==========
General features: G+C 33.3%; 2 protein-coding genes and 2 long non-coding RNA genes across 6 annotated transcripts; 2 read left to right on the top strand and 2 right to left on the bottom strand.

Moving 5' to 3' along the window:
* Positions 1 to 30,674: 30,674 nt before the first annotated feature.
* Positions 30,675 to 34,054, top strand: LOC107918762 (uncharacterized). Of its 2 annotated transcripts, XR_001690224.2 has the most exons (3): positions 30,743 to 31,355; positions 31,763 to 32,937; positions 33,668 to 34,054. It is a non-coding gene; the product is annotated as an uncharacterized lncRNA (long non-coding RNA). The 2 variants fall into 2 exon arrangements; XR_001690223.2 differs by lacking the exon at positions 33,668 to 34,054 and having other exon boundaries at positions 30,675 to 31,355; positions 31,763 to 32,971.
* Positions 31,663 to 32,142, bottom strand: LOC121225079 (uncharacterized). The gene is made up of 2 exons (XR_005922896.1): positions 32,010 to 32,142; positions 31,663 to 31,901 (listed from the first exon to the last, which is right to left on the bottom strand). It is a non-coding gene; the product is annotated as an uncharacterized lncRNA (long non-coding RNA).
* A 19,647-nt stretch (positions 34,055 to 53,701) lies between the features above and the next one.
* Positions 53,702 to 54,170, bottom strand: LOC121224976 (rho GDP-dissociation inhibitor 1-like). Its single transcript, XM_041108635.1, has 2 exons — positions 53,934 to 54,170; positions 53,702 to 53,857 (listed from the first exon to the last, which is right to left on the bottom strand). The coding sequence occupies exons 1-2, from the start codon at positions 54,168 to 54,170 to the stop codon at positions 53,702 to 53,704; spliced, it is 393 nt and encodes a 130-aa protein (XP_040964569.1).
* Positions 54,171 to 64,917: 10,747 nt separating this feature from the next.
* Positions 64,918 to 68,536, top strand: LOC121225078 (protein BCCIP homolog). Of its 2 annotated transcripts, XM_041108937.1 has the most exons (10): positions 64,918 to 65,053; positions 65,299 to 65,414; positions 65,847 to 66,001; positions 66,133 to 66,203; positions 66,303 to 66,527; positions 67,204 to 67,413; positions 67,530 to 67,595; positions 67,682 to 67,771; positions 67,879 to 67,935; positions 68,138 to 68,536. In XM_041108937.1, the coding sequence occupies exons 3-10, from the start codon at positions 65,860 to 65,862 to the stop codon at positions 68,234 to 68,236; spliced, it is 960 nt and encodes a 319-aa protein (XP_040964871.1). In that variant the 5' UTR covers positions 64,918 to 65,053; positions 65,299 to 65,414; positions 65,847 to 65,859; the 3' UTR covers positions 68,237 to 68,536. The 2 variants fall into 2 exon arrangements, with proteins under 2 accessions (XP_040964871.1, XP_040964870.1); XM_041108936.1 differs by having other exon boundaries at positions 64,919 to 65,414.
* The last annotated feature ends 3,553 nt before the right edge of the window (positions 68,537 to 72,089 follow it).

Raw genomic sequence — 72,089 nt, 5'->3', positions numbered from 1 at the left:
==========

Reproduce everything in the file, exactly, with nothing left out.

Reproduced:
General features: G+C 33.3%; 2 protein-coding genes and 2 long non-coding RNA genes across 6 annotated transcripts; 2 read left to right on the top strand and 2 right to left on the bottom strand.

Moving 5' to 3' along the window:
* Positions 1 to 30,674: 30,674 nt before the first annotated feature.
* Positions 30,675 to 34,054, top strand: LOC107918762 (uncharacterized). Of its 2 annotated transcripts, XR_001690224.2 has the most exons (3): positions 30,743 to 31,355; positions 31,763 to 32,937; positions 33,668 to 34,054. It is a non-coding gene; the product is annotated as an uncharacterized lncRNA (long non-coding RNA). The 2 variants fall into 2 exon arrangements; XR_001690223.2 differs by lacking the exon at positions 33,668 to 34,054 and having other exon boundaries at positions 30,675 to 31,355; positions 31,763 to 32,971.
* Positions 31,663 to 32,142, bottom strand: LOC121225079 (uncharacterized). The gene is made up of 2 exons (XR_005922896.1): positions 32,010 to 32,142; positions 31,663 to 31,901 (listed from the first exon to the last, which is right to left on the bottom strand). It is a non-coding gene; the product is annotated as an uncharacterized lncRNA (long non-coding RNA).
* A 19,647-nt stretch (positions 34,055 to 53,701) lies between the features above and the next one.
* Positions 53,702 to 54,170, bottom strand: LOC121224976 (rho GDP-dissociation inhibitor 1-like). Its single transcript, XM_041108635.1, has 2 exons — positions 53,934 to 54,170; positions 53,702 to 53,857 (listed from the first exon to the last, which is right to left on the bottom strand). The coding sequence occupies exons 1-2, from the start codon at positions 54,168 to 54,170 to the stop codon at positions 53,702 to 53,704; spliced, it is 393 nt and encodes a 130-aa protein (XP_040964569.1).
* Positions 54,171 to 64,917: 10,747 nt separating this feature from the next.
* Positions 64,918 to 68,536, top strand: LOC121225078 (protein BCCIP homolog). Of its 2 annotated transcripts, XM_041108937.1 has the most exons (10): positions 64,918 to 65,053; positions 65,299 to 65,414; positions 65,847 to 66,001; positions 66,133 to 66,203; positions 66,303 to 66,527; positions 67,204 to 67,413; positions 67,530 to 67,595; positions 67,682 to 67,771; positions 67,879 to 67,935; positions 68,138 to 68,536. In XM_041108937.1, the coding sequence occupies exons 3-10, from the start codon at positions 65,860 to 65,862 to the stop codon at positions 68,234 to 68,236; spliced, it is 960 nt and encodes a 319-aa protein (XP_040964871.1). In that variant the 5' UTR covers positions 64,918 to 65,053; positions 65,299 to 65,414; positions 65,847 to 65,859; the 3' UTR covers positions 68,237 to 68,536. The 2 variants fall into 2 exon arrangements, with proteins under 2 accessions (XP_040964871.1, XP_040964870.1); XM_041108936.1 differs by having other exon boundaries at positions 64,919 to 65,414.
* The last annotated feature ends 3,553 nt before the right edge of the window (positions 68,537 to 72,089 follow it).

Raw genomic sequence — 72,089 nt, 5'->3', positions numbered from 1 at the left: